Formerly a printing works, it’s an essay in 1930s refinement. Strong bands of render alternate with rows of long glazing between brick panels. It occupies an entire urban block so all four-and-a-half elevations are on display, each masterfully handled. The main entrance has been strategically relocated to the shortest façade which forms a canted bay with two of the longer elevations. At five storeys over basement, The Buckley Building is a typically low rise Derwent affair. The floorplates are large though, accommodating some 500 square metres of ground floor retail and 7,500 square metres of offices on the other floors. A functionless atrium and superfluous columns have been removed.
The refurb spiritedly recaptures the spirit of the aged original. Over to Matt Yeoman, “The design intent was to create a refined industrial aesthetic throughout. Crittall windows have been retained and restored. The internal brickwork was partly grit blasted and exposed. We’ve also exposed the concrete soffits on all the floors.” Now for Simon Silver, head of regeneration at Derwent London, “We dropped the raised ground floor by half a floor to create the classic lofty and welcoming Derwent reception. It’s reminiscent of a grand and timeless warehouse.” An eight metre long concrete reception desk and steel wall cladding inspired by the work of Richard Serra and Carlo Scarpa continue the industrial aesthetic.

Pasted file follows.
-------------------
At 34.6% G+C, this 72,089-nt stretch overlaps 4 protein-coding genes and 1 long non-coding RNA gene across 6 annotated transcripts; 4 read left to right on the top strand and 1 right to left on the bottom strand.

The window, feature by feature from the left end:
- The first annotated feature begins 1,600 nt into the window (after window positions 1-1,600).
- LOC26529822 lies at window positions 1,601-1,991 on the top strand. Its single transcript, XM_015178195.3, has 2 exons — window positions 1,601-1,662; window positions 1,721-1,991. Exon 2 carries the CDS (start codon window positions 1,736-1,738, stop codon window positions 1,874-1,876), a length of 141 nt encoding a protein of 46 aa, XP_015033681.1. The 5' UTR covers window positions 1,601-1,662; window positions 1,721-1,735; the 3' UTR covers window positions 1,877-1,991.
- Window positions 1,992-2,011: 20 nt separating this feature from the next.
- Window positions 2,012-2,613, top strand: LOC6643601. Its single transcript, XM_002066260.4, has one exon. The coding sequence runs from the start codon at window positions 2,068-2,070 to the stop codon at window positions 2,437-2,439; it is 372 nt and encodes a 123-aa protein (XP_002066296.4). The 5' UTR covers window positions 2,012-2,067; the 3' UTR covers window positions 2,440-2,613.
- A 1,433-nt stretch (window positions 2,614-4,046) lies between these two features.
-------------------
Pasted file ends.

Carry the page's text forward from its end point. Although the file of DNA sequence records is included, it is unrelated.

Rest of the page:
A cat slide roof covered with great sheets of glazing swoops down the upper two floors transecting the north facing elevation and flooding the galleried offices with natural light. Most of the fourth floor is set back from the building line to accommodate south and west facing terraces. Richard Buckley always maintained that “design is a sensual experience and can create emotion across all human activity”. He could easily have been talking about The Buckley Building.